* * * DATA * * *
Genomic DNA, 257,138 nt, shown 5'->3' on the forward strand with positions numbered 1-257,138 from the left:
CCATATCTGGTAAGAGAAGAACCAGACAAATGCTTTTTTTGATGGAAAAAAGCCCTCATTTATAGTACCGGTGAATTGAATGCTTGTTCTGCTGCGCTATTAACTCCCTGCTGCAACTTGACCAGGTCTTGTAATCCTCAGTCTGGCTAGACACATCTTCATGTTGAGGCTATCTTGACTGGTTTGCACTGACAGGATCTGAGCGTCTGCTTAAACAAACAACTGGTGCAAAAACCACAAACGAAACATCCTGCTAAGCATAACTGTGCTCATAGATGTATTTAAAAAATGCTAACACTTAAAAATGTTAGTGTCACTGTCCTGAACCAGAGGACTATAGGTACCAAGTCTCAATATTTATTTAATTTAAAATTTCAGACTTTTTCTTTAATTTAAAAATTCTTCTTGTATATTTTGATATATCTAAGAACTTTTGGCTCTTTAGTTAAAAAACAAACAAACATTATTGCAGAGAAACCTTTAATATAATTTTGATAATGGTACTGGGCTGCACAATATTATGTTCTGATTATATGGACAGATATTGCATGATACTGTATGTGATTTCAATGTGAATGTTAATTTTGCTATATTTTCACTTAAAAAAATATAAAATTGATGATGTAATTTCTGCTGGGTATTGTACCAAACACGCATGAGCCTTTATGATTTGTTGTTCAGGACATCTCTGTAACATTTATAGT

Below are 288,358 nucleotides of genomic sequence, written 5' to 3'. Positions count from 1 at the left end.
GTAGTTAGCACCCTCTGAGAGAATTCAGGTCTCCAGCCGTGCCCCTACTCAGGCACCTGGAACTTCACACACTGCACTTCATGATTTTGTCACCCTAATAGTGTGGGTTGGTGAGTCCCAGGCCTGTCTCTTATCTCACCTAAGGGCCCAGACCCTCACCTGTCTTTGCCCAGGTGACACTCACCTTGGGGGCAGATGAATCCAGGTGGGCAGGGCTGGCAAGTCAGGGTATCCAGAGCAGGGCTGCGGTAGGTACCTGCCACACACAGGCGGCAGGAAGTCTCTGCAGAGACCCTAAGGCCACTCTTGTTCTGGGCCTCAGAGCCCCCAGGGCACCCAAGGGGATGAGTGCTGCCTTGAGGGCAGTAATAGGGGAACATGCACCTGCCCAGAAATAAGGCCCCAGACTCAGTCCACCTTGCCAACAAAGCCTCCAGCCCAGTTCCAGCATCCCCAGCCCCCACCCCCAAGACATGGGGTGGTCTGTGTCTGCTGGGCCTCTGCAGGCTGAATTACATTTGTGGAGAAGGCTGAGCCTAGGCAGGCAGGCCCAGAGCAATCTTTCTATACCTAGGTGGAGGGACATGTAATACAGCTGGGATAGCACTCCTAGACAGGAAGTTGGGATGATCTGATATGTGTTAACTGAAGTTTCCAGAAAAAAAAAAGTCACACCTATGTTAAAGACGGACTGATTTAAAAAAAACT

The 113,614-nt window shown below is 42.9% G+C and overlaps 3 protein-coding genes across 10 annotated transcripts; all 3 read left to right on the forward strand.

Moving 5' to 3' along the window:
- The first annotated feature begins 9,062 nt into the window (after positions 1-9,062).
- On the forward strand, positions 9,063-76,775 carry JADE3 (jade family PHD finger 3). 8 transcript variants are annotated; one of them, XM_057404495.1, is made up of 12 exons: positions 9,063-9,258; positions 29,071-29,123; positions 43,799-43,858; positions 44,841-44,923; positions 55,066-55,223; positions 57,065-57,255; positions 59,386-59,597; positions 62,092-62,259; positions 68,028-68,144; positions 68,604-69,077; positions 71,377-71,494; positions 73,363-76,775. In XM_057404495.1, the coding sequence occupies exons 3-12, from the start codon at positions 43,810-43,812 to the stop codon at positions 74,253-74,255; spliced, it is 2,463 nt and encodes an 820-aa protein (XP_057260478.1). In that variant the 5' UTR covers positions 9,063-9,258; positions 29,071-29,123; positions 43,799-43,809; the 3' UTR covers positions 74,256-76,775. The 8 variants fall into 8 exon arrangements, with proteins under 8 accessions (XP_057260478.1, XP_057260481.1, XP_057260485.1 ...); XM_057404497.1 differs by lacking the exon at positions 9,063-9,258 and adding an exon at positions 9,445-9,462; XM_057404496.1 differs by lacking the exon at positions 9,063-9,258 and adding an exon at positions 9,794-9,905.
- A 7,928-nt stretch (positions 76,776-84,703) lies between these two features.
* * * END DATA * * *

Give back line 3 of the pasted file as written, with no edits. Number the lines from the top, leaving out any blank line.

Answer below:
Below are 288,358 nucleotides of genomic sequence, written 5' to 3'. Positions count from 1 at the left end.